Tropical Storm Iota reaches Honduras; cyclone has killed at least eight
Iota arrived in Honduras on Tuesday as a tropical storm after leaving eight dead and causing extensive damage in Nicaragua, where thousands of people were cut off from water or electricity. The storm threatens to aggravate the situation in areas of Central America devastated two weeks ago by Hurricane Eta.
The latest cyclone left six dead in Nicaragua — two of them children — as well as one in Panama and another on the Colombian island of Providencia.
The head of meteorology of Honduran civil protection (Copeco), Francisco Argeñal, told AFP that Iota entered Honduras through the eastern department of El Paraíso and passed 55 km south of Tegucigalpa.
Argeñal predicted that the storm, which is advancing at 19 kmh with sustained winds of 80 kmh, will reach El Salvador early Wednesday morning.
The Honduran government ordered the closure of the country’s main highways until Wednesday morning due to the risk of rivers overflowing.
Iota, which made landfall Monday night as a Category 5 hurricane (the highest on the Saffir-Simpson scale), was downgraded to a tropical storm on Tuesday.
Stronger than Eta, Iota reached Nicaragua as a hurricane with maximum winds of 260 kmh, according to a report from the United States National Hurricane Center (NHC).
Flash floods and river floods that threaten the lives of residents are expected to continue until Thursday in parts of Central America due to rains caused by Iota, the NHC warned.
And in Honduras, Nicaragua and Guatemala these phenomena “could be exacerbated by the recent effects of Hurricane Eta,” which also made landfall in the Nicaraguan Caribbean on November 3 and left at least 200 dead and 2.5 million affected throughout Central America.
In Bilwi, the main city in the North Caribbean of Nicaragua, there are “falling trees, electricity poles, roofs of houses that were blown up in the air and a hotel that lost its entire roof,” said the director of the National System of Prevention, Mitigation and Attention of Disasters (Sinapred), Guillermo González.
Two children died on Monday in Nicaragua while trying to cross a river, and four other people died in different parts of the country in floods and landslides, reported the country’s vice president, Rosario Murillo.
Communities without communication
Nicaraguan Infrastructure Minister Denis Moncada said brigades are trying to clear 497 trees that fell on highways in the Caribbean municipalities of Rosita, Siuna and Bonanza.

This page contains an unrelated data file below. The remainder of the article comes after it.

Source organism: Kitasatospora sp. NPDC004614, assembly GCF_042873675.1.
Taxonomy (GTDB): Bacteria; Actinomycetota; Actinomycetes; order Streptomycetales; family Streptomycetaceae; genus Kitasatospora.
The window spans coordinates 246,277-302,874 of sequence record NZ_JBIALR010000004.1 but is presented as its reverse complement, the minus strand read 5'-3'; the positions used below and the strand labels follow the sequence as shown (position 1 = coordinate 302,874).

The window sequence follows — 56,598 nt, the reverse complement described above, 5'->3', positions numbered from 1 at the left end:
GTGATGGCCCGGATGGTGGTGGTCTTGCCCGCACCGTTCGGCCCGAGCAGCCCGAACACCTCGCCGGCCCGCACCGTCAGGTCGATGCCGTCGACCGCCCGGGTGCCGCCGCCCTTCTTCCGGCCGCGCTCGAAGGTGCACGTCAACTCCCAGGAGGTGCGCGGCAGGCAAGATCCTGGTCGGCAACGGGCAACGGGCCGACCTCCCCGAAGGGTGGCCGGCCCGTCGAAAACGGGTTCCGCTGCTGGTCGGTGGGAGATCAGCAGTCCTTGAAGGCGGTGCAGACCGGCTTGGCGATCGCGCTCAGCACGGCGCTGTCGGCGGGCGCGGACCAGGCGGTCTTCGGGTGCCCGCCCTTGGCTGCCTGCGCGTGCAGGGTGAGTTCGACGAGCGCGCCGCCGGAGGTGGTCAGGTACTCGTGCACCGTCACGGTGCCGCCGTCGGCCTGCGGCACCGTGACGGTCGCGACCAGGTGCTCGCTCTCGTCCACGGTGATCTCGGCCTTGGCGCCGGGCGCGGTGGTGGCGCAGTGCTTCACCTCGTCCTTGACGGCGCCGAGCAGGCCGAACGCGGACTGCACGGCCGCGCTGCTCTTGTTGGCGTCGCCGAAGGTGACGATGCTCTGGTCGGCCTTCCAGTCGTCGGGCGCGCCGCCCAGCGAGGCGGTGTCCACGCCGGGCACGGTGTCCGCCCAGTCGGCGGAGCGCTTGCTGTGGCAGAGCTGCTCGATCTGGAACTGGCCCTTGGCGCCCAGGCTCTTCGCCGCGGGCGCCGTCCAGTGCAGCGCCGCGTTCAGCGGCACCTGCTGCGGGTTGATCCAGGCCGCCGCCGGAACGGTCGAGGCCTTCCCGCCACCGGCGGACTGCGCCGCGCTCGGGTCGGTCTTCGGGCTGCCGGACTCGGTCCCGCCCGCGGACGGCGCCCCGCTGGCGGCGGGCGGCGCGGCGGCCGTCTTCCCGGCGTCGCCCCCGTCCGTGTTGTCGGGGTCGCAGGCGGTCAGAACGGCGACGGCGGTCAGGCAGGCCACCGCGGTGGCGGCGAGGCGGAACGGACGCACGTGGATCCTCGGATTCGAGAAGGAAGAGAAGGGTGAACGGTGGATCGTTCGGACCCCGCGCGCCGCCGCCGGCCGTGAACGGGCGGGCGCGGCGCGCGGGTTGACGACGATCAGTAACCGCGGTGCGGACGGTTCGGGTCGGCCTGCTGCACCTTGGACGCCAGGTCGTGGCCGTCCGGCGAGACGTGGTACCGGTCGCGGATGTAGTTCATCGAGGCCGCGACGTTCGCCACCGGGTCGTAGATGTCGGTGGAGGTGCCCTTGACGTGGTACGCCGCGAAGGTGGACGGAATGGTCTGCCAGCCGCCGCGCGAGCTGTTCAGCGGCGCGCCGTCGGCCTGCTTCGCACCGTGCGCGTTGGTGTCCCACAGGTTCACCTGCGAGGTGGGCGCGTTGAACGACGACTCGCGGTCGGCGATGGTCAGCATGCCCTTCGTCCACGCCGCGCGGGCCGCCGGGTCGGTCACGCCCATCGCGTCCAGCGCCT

He indicated that on the Pacific coast, there are roadblocks, mainly in the southern department of Rivas, on the Pan-American highway, due to the overflow of the Ochomogo River.
Sinapred reported that 48,000 people were evacuated in Nicaragua, the majority in the North Caribbean.
But the real extent of the damage caused by Iota in the area is unknown as communication with Bilwi has been disrupted.
The Nicaraguan state telecommunications company, Telcor, reported in a press release that there are “serious effects” on communications in that town.
The Nicaraguan government reported that 114,200 homes across the country were left without electricity and 47,638 without water.
Sinapred also warned of potential landslides due to heavy rains in other locations in Nicaragua.
Threat throughout the region
As Iota approached Honduras, military and police evacuated residents from at-risk areas in the Sula valley region and from riverbanks and landslide-prone neighborhoods in Tegucigalpa.
In the Miskito community of Nueva Jerusalem, in the Caribbean, winds destroyed the roof of the health center and 38 houses, according to a report by Copeco.
On Monday, at least one person died on the Colombian island of Providencia, where Iota destroyed about 98% of infrastructure, according to President Iván Duque on Twitter.
Panamanian authorities, meanwhile, reported a deceased woman in the Ngäbe Buglé indigenous region, while some 2,000 people were sheltered, although the rains were decreasing in that country.
Iota was also felt in Costa Rica, which reported 16 floods, mostly on the Pacific coast, and five landslides that blocked routes, according to the National Emergency Commission.
Guatemala was preparing for “the worst,” said President Alejandro Giammattei, although the damage has been less than expected.
The current hurricane season in the Atlantic has broken records. Iota is the 13th of 30 named storms recorded this year to reach hurricane status.
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